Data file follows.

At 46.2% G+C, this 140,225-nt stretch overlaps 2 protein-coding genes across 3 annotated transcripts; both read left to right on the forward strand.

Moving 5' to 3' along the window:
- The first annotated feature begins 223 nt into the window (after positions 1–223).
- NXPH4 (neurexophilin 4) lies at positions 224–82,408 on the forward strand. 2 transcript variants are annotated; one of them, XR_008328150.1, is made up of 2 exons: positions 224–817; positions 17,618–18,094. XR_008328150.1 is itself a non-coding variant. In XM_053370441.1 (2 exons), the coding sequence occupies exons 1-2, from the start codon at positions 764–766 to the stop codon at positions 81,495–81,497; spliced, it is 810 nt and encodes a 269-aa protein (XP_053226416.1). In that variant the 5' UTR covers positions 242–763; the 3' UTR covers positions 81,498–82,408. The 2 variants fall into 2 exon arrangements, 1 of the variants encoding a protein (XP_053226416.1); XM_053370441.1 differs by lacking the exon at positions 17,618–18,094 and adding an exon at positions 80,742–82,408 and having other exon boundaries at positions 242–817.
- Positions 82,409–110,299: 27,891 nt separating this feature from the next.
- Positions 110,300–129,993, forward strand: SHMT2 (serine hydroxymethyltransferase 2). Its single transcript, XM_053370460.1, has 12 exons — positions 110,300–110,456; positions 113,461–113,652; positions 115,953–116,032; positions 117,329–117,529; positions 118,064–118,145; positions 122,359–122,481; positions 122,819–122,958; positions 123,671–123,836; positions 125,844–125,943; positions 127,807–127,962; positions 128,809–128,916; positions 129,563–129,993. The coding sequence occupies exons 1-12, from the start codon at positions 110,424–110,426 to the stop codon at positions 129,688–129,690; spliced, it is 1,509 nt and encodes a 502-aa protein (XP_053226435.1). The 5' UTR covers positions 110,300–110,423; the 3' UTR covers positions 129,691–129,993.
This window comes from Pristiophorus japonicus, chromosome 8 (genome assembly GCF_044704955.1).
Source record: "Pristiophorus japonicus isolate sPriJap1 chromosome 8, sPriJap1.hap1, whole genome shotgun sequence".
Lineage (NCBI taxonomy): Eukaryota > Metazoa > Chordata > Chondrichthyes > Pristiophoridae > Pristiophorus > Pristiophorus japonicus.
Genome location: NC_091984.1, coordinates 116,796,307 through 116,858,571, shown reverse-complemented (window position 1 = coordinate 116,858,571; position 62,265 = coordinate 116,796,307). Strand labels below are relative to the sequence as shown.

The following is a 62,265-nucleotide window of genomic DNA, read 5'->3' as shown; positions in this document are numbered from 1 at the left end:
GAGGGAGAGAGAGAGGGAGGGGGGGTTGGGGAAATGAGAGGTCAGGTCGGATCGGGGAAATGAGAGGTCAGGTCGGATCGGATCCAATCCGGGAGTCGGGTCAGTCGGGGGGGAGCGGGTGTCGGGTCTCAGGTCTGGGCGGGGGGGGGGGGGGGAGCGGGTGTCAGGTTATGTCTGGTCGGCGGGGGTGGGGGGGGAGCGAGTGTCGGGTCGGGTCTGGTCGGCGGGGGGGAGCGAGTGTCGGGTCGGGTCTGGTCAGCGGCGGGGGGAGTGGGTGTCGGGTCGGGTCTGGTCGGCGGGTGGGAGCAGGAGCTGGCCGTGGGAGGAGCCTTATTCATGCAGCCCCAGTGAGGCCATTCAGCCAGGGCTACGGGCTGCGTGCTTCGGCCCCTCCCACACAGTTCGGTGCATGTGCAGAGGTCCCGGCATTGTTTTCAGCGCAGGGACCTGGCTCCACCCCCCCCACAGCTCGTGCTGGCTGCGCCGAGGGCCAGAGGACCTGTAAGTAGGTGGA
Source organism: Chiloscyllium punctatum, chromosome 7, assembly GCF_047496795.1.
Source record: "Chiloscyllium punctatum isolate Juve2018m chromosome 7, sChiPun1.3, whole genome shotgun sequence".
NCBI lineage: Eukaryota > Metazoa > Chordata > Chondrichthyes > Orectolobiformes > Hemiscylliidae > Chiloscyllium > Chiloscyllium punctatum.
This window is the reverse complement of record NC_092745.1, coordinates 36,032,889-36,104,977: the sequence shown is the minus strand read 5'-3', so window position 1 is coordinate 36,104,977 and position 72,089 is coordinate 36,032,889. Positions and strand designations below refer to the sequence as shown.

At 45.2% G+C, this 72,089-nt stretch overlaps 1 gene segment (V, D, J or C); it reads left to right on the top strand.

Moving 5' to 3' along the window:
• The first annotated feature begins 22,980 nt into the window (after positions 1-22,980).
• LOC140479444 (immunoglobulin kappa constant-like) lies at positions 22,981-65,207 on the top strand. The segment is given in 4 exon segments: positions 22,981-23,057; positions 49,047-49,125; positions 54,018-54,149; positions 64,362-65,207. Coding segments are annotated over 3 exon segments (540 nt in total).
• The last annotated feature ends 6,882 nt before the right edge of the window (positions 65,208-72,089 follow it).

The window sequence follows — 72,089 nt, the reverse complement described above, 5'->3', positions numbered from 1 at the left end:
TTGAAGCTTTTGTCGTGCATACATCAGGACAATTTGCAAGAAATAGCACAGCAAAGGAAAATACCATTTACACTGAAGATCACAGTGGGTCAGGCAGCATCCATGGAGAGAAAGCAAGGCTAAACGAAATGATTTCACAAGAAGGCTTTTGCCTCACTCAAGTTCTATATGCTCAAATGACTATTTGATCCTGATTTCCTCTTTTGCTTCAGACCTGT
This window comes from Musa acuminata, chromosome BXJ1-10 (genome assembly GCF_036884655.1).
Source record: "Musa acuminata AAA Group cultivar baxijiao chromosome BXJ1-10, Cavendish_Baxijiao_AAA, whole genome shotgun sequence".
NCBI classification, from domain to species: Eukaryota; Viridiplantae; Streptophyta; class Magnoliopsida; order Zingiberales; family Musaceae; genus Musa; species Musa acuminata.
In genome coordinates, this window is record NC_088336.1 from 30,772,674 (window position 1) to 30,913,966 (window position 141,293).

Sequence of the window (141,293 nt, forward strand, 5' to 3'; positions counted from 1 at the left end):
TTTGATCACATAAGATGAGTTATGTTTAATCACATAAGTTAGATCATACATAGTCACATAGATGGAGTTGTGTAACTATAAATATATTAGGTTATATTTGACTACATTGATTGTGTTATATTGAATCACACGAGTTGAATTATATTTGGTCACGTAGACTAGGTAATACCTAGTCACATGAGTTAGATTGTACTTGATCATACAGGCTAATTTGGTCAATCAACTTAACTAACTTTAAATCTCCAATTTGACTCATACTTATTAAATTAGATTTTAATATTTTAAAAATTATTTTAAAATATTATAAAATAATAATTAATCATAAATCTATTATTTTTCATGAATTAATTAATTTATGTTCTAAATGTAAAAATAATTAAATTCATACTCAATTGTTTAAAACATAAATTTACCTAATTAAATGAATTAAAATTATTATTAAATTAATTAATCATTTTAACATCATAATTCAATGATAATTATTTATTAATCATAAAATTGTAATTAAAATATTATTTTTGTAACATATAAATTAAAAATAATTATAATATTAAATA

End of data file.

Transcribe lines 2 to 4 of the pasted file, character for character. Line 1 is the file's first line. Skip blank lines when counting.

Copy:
Moving 5' to 3' along the window:
- The first annotated feature begins 223 nt into the window (after positions 1–223).
- NXPH4 (neurexophilin 4) lies at positions 224–82,408 on the forward strand. 2 transcript variants are annotated; one of them, XR_008328150.1, is made up of 2 exons: positions 224–817; positions 17,618–18,094. XR_008328150.1 is itself a non-coding variant. In XM_053370441.1 (2 exons), the coding sequence occupies exons 1-2, from the start codon at positions 764–766 to the stop codon at positions 81,495–81,497; spliced, it is 810 nt and encodes a 269-aa protein (XP_053226416.1). In that variant the 5' UTR covers positions 242–763; the 3' UTR covers positions 81,498–82,408. The 2 variants fall into 2 exon arrangements, 1 of the variants encoding a protein (XP_053226416.1); XM_053370441.1 differs by lacking the exon at positions 17,618–18,094 and adding an exon at positions 80,742–82,408 and having other exon boundaries at positions 242–817.